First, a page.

Document Type

Dissertation

Date of Award

Fall 12-31-2018

Degree Name

Doctor of Philosophy in Electrical Engineering - (Ph.D.)

Department

Electrical and Computer Engineering

First Advisor

Abdallah Khreishah

Second Advisor

Nirwan Ansari

Third Advisor

Edwin Hou

Fourth Advisor

Roberto Rojas-Cessa

Fifth Advisor

Guiling Wang

Abstract

The use of unmanned aerial vehicles (UAVs) is growing rapidly across many civilian application domains including real-time monitoring, search and rescue, and wireless coverage. UAVs can be used to provide wireless coverage during emergency cases where each UAV serves as an aerial wireless base station when the cellular network goes down. They can also be used to supplement the ground base station in order to provide better coverage and higher data rates for the users. During such situations, the UAVs need to return periodically to a charging station for recharging, due to their limited battery capacity. Given the recharging requirements, the problem of minimizing the number of UAVs required for a continuous coverage of a given area is first studied in this dissertation. Due to the intractability of the problem, partitioning the coverage graph into cycles that start at the charging station is proposed and the minimum number of UAVs to cover such a cycle is characterized based on the charging time, the traveling time and the number of subareas to be covered by a cycle. Based on this analysis, an efficient algorithm is proposed to solve the problem.

In the second part of this dissertation, the problem of optimal placement of a single UAV is studied, where the objective is to minimize the total transmit power required to provide wireless coverage for indoor users. Three cases of practical interest are considered and efficient solutions to the formulated problem under these cases are presented. Due to the limited transmit power of a UAV, the problem of minimizing the number of UAVs required to provide wireless coverage to indoor users is studied and an efficient algorithm is proposed to solve the problem.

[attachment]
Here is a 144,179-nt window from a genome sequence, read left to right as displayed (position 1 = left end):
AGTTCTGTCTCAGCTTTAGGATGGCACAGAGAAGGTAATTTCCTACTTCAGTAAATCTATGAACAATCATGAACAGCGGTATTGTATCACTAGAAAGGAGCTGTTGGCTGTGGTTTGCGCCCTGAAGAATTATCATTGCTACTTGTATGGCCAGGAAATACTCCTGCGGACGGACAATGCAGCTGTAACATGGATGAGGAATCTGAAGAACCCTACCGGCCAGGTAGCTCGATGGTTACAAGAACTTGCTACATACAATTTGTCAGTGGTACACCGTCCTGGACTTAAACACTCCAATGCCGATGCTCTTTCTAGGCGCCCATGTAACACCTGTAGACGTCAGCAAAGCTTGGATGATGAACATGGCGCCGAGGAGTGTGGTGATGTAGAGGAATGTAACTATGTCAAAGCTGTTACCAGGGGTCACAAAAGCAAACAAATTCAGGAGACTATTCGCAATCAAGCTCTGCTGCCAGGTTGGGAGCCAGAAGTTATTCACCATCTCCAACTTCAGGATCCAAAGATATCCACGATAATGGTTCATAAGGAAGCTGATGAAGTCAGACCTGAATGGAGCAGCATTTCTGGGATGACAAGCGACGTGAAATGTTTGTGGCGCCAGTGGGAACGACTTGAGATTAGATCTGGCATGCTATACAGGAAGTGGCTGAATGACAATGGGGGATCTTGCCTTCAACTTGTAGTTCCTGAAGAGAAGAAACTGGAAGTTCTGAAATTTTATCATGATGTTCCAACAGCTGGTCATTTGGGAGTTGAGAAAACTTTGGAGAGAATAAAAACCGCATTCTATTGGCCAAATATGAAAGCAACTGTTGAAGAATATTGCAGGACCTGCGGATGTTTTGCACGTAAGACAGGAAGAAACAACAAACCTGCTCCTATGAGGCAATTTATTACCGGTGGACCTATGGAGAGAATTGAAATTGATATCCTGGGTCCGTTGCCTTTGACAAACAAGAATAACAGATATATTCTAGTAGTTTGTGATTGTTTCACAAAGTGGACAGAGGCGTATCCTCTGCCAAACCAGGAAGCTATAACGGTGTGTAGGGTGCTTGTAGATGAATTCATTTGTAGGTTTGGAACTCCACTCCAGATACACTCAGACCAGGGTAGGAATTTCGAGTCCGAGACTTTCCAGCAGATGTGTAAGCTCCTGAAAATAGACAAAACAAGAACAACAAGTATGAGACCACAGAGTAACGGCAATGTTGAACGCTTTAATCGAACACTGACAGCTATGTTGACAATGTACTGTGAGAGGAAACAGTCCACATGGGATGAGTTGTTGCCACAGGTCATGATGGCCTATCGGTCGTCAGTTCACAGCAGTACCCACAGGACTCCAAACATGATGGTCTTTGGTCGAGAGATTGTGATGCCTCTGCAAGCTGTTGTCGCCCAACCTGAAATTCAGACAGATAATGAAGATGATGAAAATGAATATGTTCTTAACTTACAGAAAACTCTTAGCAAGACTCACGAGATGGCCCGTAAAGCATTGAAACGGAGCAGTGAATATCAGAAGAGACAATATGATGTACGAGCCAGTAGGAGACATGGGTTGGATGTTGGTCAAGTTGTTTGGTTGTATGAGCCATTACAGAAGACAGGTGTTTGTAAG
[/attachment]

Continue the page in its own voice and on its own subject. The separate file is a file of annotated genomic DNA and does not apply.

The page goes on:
In the third part of this dissertation, the problem of maximizing the indoor wireless coverage using UAVs equipped with directional antennas is studied. The case that the UAVs are using one channel is considered, thus in order to maximize the total indoor wireless coverage, the overlapping in their coverage volumes is avoided. Two methods are presented to place the UAVs; providing wireless coverage from one building side and from two building sides. The results show that the upside-down arrangements of UAVs can improve the total coverage by 100% compared to providing wireless coverage from one building side.

In the fourth part of this dissertation, the placement problem of UAVs is studied, where the objective is to determine the locations of a set of UAVs that maximize the lifetime of wireless devices. Due to the intractability of the problem, the number of UAVs is restricted to be one. Under this special case, the problem is formulated as a convex optimization problem under a restriction on the coverage angle of the ground users and a gradient projection based algorithm is proposed to find the optimal location of the UAV. Based on this, an efficient algorithm is proposed for the general case of multiple UAVs. The problem of minimizing the number of UAVs required to serve the ground users such that the time duration of uplink transmission of each wireless device is greater than or equal to a threshold value is also studied. Two efficient methods are proposed to determine the minimum number of UAVs required to serve the wireless devices.

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